EXHIBITORS: ONLY FOOLS AND HORSES

EXHIBITORS: ONLY FOOLS AND HORSES

Peckham’s finest, Del Boy and Rodney Trotter, are not exactly business role models in anyone’s book and certainly eyebrows would be raised if you name-dropped them alongside the usual ‘experts’ people cite like Goden et al.

But that’s what I am going to do, so bear with me.

Last week, I traipsed around a middling tradeshow in North London. It was pretty much standard fare from the exhibitor community at the show. Uniformed shell scheme, rubbish graphics, grey suits and lazy attempts at engagement. As I say, standard fare.

To some degree the exhibition organiser has lucked out because the visitor base is strong and from my observations and research, it has zero competition. That means the exhibitors have only that show in the UK – for now.

Don’t get me wrong. I am not taking a swipe at all the exhibitors. In a hall of about 150 exhibitors – seven were doing it right. I am sure the others were well meaning and eager but if I am being honest with you they were hopeless.

I left the tradeshow buoyed by the throng of visitors but depressed by the blandness of the exhibitors many of whom would have been on management courses and no doubt reading the latest best-selling business book of the month.

Pondering on what I had just witnessed I headed south of the river for a lunch meeting with another exhibition organiser. They are wedged between three stations and I always opt for London Bridge when I visit them.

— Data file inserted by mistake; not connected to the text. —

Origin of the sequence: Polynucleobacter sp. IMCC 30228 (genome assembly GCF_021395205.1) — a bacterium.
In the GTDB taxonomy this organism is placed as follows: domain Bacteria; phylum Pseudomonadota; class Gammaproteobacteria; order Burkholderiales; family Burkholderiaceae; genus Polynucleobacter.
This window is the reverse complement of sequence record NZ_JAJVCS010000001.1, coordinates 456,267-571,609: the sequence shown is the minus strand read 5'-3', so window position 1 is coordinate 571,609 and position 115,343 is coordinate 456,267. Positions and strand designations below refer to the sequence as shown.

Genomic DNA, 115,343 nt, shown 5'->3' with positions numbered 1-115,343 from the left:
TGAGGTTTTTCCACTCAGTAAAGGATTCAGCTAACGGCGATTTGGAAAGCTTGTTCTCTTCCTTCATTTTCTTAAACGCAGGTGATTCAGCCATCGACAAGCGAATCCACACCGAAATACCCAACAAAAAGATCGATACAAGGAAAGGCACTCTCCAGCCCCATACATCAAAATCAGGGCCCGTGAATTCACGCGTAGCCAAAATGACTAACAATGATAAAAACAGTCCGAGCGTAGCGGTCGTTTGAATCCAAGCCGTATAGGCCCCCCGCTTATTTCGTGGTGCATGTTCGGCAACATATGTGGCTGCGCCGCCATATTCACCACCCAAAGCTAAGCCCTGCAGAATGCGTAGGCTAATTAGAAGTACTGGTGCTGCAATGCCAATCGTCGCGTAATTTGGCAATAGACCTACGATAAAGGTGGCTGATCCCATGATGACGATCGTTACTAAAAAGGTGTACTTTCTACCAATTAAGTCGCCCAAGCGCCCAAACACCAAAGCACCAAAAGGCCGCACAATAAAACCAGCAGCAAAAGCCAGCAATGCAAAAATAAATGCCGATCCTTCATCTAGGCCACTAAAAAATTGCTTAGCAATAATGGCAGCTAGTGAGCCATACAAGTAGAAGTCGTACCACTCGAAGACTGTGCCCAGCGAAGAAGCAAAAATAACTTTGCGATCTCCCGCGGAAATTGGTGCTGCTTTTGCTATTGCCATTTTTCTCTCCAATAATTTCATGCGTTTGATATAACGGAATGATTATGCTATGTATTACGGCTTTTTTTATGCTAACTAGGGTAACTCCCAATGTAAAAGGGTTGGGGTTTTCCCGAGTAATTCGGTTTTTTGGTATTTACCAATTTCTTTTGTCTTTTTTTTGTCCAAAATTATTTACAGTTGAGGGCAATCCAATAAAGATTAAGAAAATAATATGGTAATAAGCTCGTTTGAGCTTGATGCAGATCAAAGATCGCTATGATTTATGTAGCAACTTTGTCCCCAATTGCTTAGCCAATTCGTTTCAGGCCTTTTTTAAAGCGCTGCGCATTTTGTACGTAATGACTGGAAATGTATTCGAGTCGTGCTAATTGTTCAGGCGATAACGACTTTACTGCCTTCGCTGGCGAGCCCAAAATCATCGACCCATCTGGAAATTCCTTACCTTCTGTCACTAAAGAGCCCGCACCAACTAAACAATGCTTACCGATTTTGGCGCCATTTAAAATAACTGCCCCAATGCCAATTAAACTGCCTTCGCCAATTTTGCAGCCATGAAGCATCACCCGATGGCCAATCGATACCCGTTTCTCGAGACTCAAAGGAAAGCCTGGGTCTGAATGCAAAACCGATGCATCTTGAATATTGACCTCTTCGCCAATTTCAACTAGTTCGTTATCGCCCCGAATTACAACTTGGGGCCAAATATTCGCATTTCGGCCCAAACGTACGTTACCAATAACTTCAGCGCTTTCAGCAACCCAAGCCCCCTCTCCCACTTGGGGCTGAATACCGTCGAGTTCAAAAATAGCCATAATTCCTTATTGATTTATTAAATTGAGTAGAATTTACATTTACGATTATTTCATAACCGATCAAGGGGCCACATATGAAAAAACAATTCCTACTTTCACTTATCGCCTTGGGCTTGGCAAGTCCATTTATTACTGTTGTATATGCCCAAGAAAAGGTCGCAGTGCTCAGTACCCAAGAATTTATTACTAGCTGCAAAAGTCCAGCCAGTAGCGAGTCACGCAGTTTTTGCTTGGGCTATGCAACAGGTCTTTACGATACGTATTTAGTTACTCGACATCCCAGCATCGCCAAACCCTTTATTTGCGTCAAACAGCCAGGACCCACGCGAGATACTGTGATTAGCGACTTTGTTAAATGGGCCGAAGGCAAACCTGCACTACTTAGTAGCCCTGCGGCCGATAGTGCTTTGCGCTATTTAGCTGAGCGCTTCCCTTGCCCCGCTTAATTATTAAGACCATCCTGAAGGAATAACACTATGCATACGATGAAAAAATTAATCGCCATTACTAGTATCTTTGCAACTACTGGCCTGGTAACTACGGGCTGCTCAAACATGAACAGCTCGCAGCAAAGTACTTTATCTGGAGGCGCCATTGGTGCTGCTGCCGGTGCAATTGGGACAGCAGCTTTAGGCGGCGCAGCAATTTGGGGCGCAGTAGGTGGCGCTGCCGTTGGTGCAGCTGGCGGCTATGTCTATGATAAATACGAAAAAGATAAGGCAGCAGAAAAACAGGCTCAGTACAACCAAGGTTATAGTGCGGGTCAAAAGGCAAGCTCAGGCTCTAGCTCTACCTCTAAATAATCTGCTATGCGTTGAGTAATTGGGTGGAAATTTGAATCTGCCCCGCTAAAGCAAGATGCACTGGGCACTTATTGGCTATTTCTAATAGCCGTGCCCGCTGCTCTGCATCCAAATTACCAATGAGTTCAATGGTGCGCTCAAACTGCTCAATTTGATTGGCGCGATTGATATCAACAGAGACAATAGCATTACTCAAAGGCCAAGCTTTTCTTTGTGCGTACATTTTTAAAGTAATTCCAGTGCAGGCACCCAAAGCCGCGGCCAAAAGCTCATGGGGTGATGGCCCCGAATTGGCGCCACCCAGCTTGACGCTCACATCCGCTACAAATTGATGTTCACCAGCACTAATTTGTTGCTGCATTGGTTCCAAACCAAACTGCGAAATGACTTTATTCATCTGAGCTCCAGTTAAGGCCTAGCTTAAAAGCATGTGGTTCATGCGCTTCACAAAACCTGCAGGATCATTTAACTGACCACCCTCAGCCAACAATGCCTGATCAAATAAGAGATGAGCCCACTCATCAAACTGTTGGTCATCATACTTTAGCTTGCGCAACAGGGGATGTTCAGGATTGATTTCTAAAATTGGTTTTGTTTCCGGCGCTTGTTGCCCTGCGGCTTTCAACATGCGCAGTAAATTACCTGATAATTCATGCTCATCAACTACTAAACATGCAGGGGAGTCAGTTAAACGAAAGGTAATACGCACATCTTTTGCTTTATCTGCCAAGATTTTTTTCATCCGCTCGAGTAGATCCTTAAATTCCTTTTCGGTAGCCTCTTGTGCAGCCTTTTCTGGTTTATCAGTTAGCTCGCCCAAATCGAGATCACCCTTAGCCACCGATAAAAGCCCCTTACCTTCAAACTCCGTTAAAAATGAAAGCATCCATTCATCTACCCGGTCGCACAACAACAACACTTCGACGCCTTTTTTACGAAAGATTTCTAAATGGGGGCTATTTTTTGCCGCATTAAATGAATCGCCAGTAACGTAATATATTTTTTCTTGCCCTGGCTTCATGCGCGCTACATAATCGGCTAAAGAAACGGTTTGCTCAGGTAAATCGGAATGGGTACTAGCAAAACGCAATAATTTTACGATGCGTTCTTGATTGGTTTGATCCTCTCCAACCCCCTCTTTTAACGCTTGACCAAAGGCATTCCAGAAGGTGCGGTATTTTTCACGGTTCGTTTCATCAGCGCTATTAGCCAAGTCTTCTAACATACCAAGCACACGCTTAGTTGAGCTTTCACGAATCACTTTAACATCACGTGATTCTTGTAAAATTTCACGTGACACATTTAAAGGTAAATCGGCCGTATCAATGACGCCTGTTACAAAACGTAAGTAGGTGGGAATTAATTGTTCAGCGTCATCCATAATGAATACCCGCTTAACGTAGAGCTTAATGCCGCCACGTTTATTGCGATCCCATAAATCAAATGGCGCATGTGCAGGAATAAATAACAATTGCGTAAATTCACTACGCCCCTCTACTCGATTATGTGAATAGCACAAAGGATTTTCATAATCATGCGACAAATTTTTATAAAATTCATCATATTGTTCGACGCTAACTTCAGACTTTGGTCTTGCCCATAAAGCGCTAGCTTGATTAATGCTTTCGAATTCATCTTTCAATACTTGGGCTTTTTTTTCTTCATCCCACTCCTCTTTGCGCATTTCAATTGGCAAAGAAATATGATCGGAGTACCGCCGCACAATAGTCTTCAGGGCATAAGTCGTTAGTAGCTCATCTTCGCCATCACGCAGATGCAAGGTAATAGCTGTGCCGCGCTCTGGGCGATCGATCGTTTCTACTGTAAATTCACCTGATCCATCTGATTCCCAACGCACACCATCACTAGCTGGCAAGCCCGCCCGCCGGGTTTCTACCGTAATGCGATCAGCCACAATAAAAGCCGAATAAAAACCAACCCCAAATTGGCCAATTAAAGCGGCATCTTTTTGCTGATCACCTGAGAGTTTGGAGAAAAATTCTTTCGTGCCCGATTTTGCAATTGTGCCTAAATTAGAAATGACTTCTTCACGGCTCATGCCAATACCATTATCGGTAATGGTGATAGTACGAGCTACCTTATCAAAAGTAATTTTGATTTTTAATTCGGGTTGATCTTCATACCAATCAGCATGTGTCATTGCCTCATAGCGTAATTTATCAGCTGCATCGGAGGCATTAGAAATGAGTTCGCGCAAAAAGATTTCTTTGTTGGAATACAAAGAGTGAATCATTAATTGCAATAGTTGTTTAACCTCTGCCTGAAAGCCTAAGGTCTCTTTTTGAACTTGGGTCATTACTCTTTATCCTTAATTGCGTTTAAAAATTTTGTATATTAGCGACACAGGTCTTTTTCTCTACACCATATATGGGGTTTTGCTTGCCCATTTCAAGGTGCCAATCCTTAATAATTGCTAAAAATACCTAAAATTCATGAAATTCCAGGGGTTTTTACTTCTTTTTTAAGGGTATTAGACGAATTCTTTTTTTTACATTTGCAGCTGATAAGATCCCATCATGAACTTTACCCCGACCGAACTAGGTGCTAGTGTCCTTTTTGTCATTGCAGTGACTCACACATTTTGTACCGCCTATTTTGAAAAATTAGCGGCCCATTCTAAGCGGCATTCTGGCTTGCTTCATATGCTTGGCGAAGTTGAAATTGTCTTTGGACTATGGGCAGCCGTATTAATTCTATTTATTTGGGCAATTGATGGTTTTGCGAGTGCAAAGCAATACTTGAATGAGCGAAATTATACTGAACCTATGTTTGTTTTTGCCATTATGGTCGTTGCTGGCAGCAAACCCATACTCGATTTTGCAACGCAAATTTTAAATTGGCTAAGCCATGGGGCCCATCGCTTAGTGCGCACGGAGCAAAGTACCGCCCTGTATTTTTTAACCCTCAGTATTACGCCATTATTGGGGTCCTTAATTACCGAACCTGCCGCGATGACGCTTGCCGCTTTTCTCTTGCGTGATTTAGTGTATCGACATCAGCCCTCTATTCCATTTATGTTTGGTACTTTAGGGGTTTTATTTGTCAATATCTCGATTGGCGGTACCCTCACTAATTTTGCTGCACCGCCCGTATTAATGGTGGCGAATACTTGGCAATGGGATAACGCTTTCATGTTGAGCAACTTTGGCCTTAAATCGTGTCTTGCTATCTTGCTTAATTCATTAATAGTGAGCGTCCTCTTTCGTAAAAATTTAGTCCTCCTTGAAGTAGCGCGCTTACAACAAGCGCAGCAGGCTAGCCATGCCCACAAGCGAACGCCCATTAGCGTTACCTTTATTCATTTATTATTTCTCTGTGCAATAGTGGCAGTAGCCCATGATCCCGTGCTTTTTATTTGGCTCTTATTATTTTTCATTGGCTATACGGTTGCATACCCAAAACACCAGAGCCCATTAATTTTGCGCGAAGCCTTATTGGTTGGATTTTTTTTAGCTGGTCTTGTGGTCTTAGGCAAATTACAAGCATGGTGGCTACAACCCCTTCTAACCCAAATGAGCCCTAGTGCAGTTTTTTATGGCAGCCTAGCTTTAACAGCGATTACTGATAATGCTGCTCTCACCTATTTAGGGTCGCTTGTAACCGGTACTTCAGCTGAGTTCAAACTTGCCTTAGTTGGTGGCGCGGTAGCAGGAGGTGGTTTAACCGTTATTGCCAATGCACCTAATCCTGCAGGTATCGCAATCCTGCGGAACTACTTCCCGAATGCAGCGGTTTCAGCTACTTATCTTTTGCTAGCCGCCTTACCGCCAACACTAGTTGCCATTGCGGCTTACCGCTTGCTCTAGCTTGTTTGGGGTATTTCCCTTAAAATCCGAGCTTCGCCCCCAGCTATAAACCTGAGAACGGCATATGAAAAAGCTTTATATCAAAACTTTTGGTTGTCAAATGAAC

I choose London Bridge because it means I have to cut through the mighty Borough Market and all it entails.

The difference in the ability of the traders to out-perform the exhibiting professionals always leaves me shaking my head.

  • The presentation
  • The vocal advertising
  • The demonstrations
  • The confidence
  • The personality
  • The sampling
  • And most importantly the experience and service

All of this in addition to the smells, the cooking and the conversations.

It really puts the Goden-reading suits to shame.

Let’s get it right. In principle, there’s not much difference between an exhibition and a market, in fact markets are the forefathers of exhibitions as we know them today.

And as always, lazy people will cry ‘it was a food market, that’s easier to get people enthused than a tradeshow.’

Really? I’m not buying that line. That’s just lazy.

If you really can’t make the jump from the lessons of Borough Market to modern day tradeshows then you need to open your eyes and get your head out of whichever business book you are reading.

All you need is more common sense, a little experience, a big dollop of personality and a couple of lesson from the barrow boys.

So next time you are looking to mix up your exhibiting presence you could do a lot worse than see what your local Del Boy and Rodney Trotter are doing.

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